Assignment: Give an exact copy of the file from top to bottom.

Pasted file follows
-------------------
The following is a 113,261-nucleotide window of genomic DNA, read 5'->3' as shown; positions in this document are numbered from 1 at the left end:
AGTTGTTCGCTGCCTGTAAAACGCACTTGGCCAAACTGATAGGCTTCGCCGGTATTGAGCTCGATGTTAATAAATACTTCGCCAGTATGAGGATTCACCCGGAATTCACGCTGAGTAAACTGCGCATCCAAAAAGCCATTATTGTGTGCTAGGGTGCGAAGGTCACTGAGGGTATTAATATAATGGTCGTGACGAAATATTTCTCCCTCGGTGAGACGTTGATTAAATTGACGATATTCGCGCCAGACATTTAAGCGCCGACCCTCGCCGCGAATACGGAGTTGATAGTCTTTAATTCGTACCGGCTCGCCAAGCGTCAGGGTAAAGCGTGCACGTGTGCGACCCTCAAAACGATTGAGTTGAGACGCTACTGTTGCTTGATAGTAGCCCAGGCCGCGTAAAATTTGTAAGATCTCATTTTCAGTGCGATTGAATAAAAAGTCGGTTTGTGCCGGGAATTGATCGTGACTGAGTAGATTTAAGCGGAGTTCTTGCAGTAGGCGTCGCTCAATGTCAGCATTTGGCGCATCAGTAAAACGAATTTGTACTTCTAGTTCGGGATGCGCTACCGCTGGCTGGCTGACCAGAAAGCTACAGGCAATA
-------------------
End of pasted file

The following is a 113,261-nucleotide window of genomic DNA, read 5'->3' as shown; positions in this document are numbered from 1 at the left end:
AGTTGTTCGCTGCCTGTAAAACGCACTTGGCCAAACTGATAGGCTTCGCCGGTATTGAGCTCGATGTTAATAAATACTTCGCCAGTATGAGGATTCACCCGGAATTCACGCTGAGTAAACTGCGCATCCAAAAAGCCATTATTGTGTGCTAGGGTGCGAAGGTCACTGAGGGTATTAATATAATGGTCGTGACGAAATATTTCTCCCTCGGTGAGACGTTGATTAAATTGACGATATTCGCGCCAGACATTTAAGCGCCGACCCTCGCCGCGAATACGGAGTTGATAGTCTTTAATTCGTACCGGCTCGCCAAGCGTCAGGGTAAAGCGTGCACGTGTGCGACCCTCAAAACGATTGAGTTGAGACGCTACTGTTGCTTGATAGTAGCCCAGGCCGCGTAAAATTTGTAAGATCTCATTTTCAGTGCGATTGAATAAAAAGTCGGTTTGTGCCGGGAATTGATCGTGACTGAGTAGATTTAAGCGGAGTTCTTGCAGTAGGCGTCGCTCAATGTCAGCATTTGGCGCATCAGTAAAACGAATTTGTACTTCTAGTTCGGGATGCGCTACCGCTGGCTGGCTGACCAGAAAGCTACAGGCAATA